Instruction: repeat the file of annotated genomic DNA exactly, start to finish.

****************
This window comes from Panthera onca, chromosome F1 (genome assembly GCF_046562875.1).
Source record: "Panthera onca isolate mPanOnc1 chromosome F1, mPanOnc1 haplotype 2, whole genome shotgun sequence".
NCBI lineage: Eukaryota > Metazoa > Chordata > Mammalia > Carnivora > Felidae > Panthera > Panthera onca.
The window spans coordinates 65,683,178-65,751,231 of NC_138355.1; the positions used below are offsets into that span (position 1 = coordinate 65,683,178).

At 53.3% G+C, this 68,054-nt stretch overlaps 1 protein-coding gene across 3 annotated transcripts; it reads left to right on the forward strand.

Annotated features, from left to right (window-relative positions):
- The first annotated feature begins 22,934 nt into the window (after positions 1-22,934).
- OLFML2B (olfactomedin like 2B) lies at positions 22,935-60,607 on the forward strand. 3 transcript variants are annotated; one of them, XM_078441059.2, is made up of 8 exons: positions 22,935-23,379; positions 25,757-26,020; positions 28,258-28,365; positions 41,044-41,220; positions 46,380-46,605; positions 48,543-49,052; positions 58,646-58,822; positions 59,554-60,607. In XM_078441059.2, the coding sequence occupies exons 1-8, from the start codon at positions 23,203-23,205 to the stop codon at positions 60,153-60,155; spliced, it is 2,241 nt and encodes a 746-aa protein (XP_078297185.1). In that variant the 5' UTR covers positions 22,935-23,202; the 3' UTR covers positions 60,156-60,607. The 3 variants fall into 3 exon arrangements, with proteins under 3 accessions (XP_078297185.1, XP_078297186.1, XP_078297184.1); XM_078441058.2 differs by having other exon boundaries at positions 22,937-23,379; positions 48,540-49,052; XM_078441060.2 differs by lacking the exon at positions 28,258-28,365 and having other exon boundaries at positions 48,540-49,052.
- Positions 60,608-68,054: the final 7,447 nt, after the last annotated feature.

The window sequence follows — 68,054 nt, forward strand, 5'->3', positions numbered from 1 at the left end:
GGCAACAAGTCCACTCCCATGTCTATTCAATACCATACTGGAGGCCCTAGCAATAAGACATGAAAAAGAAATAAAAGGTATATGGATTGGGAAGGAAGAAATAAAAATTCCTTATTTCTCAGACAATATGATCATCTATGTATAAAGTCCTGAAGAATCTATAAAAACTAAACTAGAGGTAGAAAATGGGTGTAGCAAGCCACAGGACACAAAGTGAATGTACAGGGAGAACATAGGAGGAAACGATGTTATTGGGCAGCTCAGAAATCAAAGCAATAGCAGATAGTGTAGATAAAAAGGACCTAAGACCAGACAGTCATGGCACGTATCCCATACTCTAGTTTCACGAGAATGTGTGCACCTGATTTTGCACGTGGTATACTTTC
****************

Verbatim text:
This window comes from Panthera onca, chromosome F1 (genome assembly GCF_046562875.1).
Source record: "Panthera onca isolate mPanOnc1 chromosome F1, mPanOnc1 haplotype 2, whole genome shotgun sequence".
NCBI lineage: Eukaryota > Metazoa > Chordata > Mammalia > Carnivora > Felidae > Panthera > Panthera onca.
The window spans coordinates 65,683,178-65,751,231 of NC_138355.1; the positions used below are offsets into that span (position 1 = coordinate 65,683,178).

At 53.3% G+C, this 68,054-nt stretch overlaps 1 protein-coding gene across 3 annotated transcripts; it reads left to right on the forward strand.

Annotated features, from left to right (window-relative positions):
- The first annotated feature begins 22,934 nt into the window (after positions 1-22,934).
- OLFML2B (olfactomedin like 2B) lies at positions 22,935-60,607 on the forward strand. 3 transcript variants are annotated; one of them, XM_078441059.2, is made up of 8 exons: positions 22,935-23,379; positions 25,757-26,020; positions 28,258-28,365; positions 41,044-41,220; positions 46,380-46,605; positions 48,543-49,052; positions 58,646-58,822; positions 59,554-60,607. In XM_078441059.2, the coding sequence occupies exons 1-8, from the start codon at positions 23,203-23,205 to the stop codon at positions 60,153-60,155; spliced, it is 2,241 nt and encodes a 746-aa protein (XP_078297185.1). In that variant the 5' UTR covers positions 22,935-23,202; the 3' UTR covers positions 60,156-60,607. The 3 variants fall into 3 exon arrangements, with proteins under 3 accessions (XP_078297185.1, XP_078297186.1, XP_078297184.1); XM_078441058.2 differs by having other exon boundaries at positions 22,937-23,379; positions 48,540-49,052; XM_078441060.2 differs by lacking the exon at positions 28,258-28,365 and having other exon boundaries at positions 48,540-49,052.
- Positions 60,608-68,054: the final 7,447 nt, after the last annotated feature.

The window sequence follows — 68,054 nt, forward strand, 5'->3', positions numbered from 1 at the left end:
GGCAACAAGTCCACTCCCATGTCTATTCAATACCATACTGGAGGCCCTAGCAATAAGACATGAAAAAGAAATAAAAGGTATATGGATTGGGAAGGAAGAAATAAAAATTCCTTATTTCTCAGACAATATGATCATCTATGTATAAAGTCCTGAAGAATCTATAAAAACTAAACTAGAGGTAGAAAATGGGTGTAGCAAGCCACAGGACACAAAGTGAATGTACAGGGAGAACATAGGAGGAAACGATGTTATTGGGCAGCTCAGAAATCAAAGCAATAGCAGATAGTGTAGATAAAAAGGACCTAAGACCAGACAGTCATGGCACGTATCCCATACTCTAGTTTCACGAGAATGTGTGCACCTGATTTTGCACGTGGTATACTTTC